It was another hike out to see the lava. Not that I really need an excuse to make this hike. This time it was to take a friend along. I have worked with Olivier for several years, between the two of us we do much of the physical maintenance on the Keck adaptive optics systems. Shortly he will be departing the island for another opportunity. Before he leaves he wanted to cross off one more item from his bucket list, seeing the lava close up.
Unlike last time we found the ocean entry was going strong, lava pouring into the sea very near where we saw nothing in December. There were multiple small entries spread along hundreds of yards of sea cliffs. On the west end of a shallow bay, we could get a decent look from promontories on the east end, upwind of the acrid plumes. Right below us was one particularly good font of lava, in reach of a modest telephoto lens.
It was still completely dark, the light of the full moon masked by the clouds. The waves were lit by the crimson glow, occasionally surging against the cliffs and hiding the lava from view. The glow also illuminated the billowing clouds of steam rising above each rivulet of lava. The scene is surreal, something that is both unexpected and somewhat difficult to believe. This is something that is outside our usual daily experience.
After spending some time at the ocean entry we searched inland for a breakout we could approach more closely. A slight glow to the north indicated a possible breakout, but I had no idea if it was close or miles away. With hope we headed for the glow and got lucky. It was only about a quarter mile to the breakouts. Several lobes of lava were advancing over the slightly older flows. Dropping our gear well back from the active lava cameras were deployed. This is what we came to see and photograph, lava as close as the heat would let us get.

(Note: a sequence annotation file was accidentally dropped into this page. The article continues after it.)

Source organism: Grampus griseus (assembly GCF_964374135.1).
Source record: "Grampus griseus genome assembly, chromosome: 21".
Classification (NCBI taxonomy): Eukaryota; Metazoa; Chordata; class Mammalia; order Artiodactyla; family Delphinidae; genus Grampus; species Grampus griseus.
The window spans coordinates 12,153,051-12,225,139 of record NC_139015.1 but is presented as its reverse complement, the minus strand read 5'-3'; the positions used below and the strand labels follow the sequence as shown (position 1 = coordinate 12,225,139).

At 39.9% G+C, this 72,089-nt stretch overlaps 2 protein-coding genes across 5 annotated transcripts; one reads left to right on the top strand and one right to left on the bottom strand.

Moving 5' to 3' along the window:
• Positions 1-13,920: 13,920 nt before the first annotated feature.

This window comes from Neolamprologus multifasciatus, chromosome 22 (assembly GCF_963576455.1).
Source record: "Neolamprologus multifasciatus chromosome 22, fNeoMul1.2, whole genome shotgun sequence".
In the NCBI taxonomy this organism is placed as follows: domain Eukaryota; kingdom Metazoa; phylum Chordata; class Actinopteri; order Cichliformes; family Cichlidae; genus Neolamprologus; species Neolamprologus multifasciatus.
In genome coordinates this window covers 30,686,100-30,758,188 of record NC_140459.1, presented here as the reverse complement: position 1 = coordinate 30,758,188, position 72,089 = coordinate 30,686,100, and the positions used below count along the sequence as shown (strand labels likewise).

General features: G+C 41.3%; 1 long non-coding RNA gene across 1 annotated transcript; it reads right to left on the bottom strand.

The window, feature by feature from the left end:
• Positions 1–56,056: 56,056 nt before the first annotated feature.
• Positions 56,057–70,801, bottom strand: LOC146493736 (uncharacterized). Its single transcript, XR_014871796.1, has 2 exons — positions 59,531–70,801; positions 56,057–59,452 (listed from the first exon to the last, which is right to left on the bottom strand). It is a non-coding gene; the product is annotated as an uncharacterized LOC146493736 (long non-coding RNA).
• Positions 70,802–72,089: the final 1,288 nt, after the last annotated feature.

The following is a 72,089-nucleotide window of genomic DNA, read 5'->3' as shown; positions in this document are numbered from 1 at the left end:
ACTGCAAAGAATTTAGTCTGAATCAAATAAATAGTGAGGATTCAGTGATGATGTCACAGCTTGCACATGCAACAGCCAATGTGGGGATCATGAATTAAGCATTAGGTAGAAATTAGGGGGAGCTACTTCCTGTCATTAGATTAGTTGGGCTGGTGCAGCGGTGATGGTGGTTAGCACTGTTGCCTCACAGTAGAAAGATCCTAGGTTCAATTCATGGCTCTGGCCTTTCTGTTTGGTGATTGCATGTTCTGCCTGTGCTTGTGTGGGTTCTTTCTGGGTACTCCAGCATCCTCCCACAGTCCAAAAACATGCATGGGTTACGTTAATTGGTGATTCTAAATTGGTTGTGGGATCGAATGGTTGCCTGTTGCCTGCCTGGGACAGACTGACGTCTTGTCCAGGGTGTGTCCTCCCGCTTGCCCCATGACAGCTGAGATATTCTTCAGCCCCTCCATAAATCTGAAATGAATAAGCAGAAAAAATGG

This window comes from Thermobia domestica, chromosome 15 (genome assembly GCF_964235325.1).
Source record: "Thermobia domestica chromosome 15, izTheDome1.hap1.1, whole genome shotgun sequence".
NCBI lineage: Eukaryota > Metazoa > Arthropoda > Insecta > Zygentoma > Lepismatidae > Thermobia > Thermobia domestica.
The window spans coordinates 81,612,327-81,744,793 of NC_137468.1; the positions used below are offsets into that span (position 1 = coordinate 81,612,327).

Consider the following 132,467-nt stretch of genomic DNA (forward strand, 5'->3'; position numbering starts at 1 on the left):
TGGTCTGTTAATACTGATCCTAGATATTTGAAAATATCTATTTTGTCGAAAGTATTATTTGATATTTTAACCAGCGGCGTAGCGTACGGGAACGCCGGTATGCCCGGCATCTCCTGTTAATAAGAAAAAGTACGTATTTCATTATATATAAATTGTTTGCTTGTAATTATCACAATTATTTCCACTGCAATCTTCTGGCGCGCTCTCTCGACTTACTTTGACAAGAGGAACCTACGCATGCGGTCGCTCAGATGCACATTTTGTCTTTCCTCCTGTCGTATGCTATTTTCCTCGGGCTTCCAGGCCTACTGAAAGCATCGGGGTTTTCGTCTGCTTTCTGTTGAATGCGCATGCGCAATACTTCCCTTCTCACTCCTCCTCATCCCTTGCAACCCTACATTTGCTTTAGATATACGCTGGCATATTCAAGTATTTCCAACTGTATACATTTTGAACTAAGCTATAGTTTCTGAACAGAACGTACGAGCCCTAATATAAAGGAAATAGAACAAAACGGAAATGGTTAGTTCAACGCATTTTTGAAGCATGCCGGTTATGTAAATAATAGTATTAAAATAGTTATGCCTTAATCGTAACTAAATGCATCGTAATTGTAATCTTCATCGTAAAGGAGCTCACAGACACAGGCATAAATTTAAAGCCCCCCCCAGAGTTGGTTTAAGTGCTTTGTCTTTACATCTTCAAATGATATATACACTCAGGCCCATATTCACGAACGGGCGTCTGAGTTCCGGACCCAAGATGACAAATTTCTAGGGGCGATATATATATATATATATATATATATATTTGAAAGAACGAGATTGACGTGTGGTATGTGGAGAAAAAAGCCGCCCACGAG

For two hours we shot the breakouts. As usual, the flow would crust over, just to break out and advance again. The changing flow would provide ever different photo opportunities as the light of dawn slowly waxed. It was a cloudy day, small showers moving through, softening the dawn light and making the hot glow stand out all the more. The photos and video capture the scene, but do poor justice to the sound. The crackle of the cooling crust, raindrops hissing on the hot surface, low resounding cracks from deep in the rock under our feet.
With the day well begun we headed back to the ocean entry to shoot a few more frames in the early light. We sat on rock that was fairly warm under us, shooting the lava pouring into the waves. Relaxing a bit, digging a few bites to eat from the pack, we talked of cameras and lenses, of life on the island, a last bit of camaraderie with someone I might never meet again. We sat and just enjoyed this spectacle of raw nature. This was why we came, there is some risk in just being here, but the experience is worth it.
Hiked out to the lava again today. My friend Olivier will be leaving the island soon and wanted to cross one more item off his bucket list. Another 2am dash across island… Worth it! Another 12Gb of photos and video!
Note: This post has been revised based on current conditions and access. You can see the revised post here.